Did you know the Moray area is one of the best places in the UK to catch sight of the Northern Lights? If you're lucky enough to get clear night skies and an aurora forecast, head to Lossiemouth East Beach or Bow Fiddle Rock at Portknockie, two places where the Northern Lights have been spotted at in recent years.

Stay

The Moray Firth has a range of accommodation, including family-run hotels and inns and cosy self-catering cottages.

Find accommodation in Moray.

Eating out

The coastline boasts some fine traditional pubs at the likes of Findhorn, or dine in an 18th century stone salt cellar at La Caverna in Lossiemouth. You could also choose the cheery Mosset Tavern in Forres.

Getting there

From Inverness, it's easy to drive to Moray. Elgin, one of the largest towns in the area, is just an hour away by car.

Best for

Those with a passion for the great outdoors (who also like the finer things in life)!

Things to see and do

Combine your passion for the natural environment with a good dollop of indulgence on a break to The Torridon, a luxury estate retreat in the beautiful north west Highlands.

The Torridon offers activities year-round. In the winter months, there's a programme of archery, sea kayaking, canoeing, rock climbing, and guided walks and mountain bike rides. The surrounding landscape is truly wild and rugged, making for some very exhilarating hiking. Experienced climbers can get a taste of navigating the Torridon mountains in challenging winter conditions. Be sure to pack the crampons!

Stay

The Torridon itself offers elegantly decorated rooms in the grand hotel, built originally as a hunting lodge, and rooms in the Inn. You can also enjoy the privacy of the picturesque boat house, perfect for a self-catering break.

Or find other accommodation in the Torridon area.

Eating out

The Torridon is a slice of foodie heaven, with Torridon Inn offering hearty pub grub and the 1887 Restaurant serving fine, award-winning cuisine with exquisitely matched wines. And should the weather conditions affect the activities in the outdoors, then why not relax in a comfy arm chair and enjoy a delicious afternoon tea, complete with a warming pot of The Torridon's signature blend?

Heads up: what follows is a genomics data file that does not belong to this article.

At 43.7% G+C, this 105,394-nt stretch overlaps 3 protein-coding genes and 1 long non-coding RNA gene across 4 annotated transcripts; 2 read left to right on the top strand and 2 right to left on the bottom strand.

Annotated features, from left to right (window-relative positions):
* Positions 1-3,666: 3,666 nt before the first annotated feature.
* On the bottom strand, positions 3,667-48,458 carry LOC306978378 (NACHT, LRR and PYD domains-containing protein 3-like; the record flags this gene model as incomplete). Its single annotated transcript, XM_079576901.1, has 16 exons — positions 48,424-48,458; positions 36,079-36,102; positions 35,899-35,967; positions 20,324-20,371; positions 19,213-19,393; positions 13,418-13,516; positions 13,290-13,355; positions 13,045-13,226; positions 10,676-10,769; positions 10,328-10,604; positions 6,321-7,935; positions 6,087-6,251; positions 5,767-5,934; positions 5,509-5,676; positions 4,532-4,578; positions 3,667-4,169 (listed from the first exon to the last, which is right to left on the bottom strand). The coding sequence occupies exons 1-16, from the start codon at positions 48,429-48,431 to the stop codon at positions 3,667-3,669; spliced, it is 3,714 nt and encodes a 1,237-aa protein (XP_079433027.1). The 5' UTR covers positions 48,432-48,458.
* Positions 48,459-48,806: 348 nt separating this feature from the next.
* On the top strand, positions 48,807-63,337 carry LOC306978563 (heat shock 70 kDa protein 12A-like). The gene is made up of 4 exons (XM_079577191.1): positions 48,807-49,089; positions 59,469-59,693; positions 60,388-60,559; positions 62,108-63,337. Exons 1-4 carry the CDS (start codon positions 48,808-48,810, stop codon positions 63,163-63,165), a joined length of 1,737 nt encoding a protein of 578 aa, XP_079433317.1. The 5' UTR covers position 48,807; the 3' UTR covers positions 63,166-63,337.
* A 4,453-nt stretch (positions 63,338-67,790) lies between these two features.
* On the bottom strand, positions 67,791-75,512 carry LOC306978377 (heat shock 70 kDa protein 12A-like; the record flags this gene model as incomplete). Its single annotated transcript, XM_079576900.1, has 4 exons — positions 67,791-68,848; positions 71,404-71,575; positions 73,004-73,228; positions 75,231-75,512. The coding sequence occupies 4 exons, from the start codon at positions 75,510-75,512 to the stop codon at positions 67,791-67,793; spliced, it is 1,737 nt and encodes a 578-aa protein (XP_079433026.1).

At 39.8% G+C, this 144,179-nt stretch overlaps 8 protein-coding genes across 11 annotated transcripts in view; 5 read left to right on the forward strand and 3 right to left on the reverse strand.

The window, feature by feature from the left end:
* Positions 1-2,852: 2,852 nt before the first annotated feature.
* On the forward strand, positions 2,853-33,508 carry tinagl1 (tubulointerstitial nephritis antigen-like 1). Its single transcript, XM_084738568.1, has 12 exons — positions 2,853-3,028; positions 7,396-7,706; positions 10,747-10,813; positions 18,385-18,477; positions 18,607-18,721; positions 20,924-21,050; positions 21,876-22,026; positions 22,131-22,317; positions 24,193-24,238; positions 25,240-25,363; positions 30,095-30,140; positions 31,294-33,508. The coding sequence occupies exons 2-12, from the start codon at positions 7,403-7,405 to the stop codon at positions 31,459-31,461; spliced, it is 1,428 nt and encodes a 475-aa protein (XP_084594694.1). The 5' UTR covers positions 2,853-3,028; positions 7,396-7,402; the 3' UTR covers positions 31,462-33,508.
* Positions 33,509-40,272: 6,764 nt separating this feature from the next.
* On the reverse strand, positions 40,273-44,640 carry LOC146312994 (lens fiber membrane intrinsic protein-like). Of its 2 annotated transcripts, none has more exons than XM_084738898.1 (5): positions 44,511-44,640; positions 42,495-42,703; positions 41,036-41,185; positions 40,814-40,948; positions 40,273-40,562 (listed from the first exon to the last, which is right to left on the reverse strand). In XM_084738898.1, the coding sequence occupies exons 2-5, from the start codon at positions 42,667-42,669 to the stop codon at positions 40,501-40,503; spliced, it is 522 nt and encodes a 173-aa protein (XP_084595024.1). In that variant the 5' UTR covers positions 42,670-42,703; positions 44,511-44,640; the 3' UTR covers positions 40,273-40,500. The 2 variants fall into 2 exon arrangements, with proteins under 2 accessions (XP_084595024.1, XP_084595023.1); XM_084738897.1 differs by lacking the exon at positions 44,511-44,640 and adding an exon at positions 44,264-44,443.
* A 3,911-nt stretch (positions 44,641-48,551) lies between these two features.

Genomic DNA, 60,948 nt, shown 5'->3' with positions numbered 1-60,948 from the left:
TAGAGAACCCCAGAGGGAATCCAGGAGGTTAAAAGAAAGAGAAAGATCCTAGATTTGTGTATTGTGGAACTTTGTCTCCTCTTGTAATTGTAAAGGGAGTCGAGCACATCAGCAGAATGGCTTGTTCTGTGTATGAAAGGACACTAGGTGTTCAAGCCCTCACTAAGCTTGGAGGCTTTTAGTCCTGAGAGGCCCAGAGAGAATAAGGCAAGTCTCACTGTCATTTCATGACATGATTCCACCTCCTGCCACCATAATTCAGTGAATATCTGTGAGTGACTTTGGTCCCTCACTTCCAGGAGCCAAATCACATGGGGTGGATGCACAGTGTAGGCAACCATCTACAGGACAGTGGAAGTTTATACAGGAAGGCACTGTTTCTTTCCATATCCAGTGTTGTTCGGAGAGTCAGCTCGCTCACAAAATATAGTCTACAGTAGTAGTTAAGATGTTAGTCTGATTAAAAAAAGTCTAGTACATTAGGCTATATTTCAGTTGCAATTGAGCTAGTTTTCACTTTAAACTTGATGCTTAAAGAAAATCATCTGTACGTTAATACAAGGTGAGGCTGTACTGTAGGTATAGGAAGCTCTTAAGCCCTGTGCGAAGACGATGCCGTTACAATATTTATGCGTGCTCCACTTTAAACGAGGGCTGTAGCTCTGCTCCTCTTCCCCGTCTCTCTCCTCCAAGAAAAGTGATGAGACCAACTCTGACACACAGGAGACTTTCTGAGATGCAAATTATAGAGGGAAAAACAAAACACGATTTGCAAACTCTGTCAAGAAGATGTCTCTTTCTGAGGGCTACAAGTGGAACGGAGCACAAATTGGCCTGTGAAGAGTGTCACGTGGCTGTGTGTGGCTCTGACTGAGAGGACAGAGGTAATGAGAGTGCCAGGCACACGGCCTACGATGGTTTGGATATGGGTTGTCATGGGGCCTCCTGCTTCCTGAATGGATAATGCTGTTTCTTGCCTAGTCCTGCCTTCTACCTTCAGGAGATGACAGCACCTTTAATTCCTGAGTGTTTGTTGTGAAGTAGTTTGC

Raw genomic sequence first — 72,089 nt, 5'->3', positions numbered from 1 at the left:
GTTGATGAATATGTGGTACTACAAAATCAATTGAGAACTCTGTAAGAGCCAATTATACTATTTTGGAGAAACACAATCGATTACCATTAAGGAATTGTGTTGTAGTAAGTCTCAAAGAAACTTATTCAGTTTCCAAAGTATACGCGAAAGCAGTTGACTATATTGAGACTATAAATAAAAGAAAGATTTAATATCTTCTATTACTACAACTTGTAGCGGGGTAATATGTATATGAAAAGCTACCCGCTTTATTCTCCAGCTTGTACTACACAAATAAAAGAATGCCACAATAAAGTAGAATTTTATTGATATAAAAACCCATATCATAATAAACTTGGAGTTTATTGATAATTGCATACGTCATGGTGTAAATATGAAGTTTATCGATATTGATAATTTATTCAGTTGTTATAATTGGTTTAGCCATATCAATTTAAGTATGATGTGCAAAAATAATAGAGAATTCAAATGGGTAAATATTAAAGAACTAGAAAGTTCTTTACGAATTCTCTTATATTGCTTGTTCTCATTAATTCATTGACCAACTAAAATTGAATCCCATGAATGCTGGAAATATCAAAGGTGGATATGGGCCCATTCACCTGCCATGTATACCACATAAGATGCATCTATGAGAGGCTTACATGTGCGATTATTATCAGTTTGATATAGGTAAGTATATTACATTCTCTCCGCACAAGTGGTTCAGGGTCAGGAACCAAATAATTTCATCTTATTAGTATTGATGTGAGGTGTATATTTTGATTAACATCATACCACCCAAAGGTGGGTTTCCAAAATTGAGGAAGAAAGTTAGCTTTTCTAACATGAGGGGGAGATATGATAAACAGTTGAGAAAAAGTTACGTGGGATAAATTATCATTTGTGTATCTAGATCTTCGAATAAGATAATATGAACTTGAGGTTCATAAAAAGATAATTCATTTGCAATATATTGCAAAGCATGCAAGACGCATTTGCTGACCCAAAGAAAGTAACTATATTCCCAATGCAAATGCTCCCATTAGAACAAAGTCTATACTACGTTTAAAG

Getting there

The Torridon is accessible by road. From Inverness, the journey takes approximately 1 hour and 30 mins, crossing the Kessock Bridge and following the A835, A832, and the A896.

Best for

Self-confessed foodies who enjoy leisurely days exploring scenic countryside.

Things to see and do

The charming market towns, pretty villages and splendid rolling hills of the Scottish Borders make it a perfect region for touring. It also boasts an abundant natural larder and great eateries, so why not treat your taste buds and enjoy foodie experiences whilst exploring the area?

If coming from Edinburgh, your first stop could be Whitmuir the Organic Place in West Linton. Wander around the working farm, browse the shop for incredible organic produce, or grab something tasty and warming from the Larder Café. There's also an art gallery too!

For those with a sweet tooth, don't miss Cocoa Black chocolate boutique in Peebles, where you can enjoy indulgent tasty treats created by Ruth Hinks, the UK World Chocolate Master. Budding cooks can perfect their chocolate and pastry skills at The Chocolate & Pastry School.

In Jedburgh, Born in the Borders is the premier foodie destination. Home to Scottish Borders Beer, they also have a well-stocked store packed with regional delights and an innovative café and restaurant.

Or, at nearby Kelso, pop into The Cobbles - it's the brewery tap bar of Tempest Brewing Co., and has a great reputation for serving hearty, quality home cooking.  Meat lovers will adore the steak menu, featuring fine cuts from the Scottish Borders' most renowned meat producers.

Stay

The Scottish Borders boasts great choices for both serviced and self-catering accommodation including quaint cottages, historic inns and family-run B&Bs.

Find accommodation in the Scottish Borders.

Eating out

Save room for a tasty evening meal and book a table at the Blue Coo Bistrot and Bar at the Buccleuch Arms in St Boswells. This coaching inn dates from 1836 and has a menu which really showcases the best of the Scottish Borders' produce.

Getting there

The Scottish Borders is easily reachable from both central Scotland and northern England by road. From Edinburgh, you can also get as far as Tweedbank, near Melrose, by taking the Borders Railway.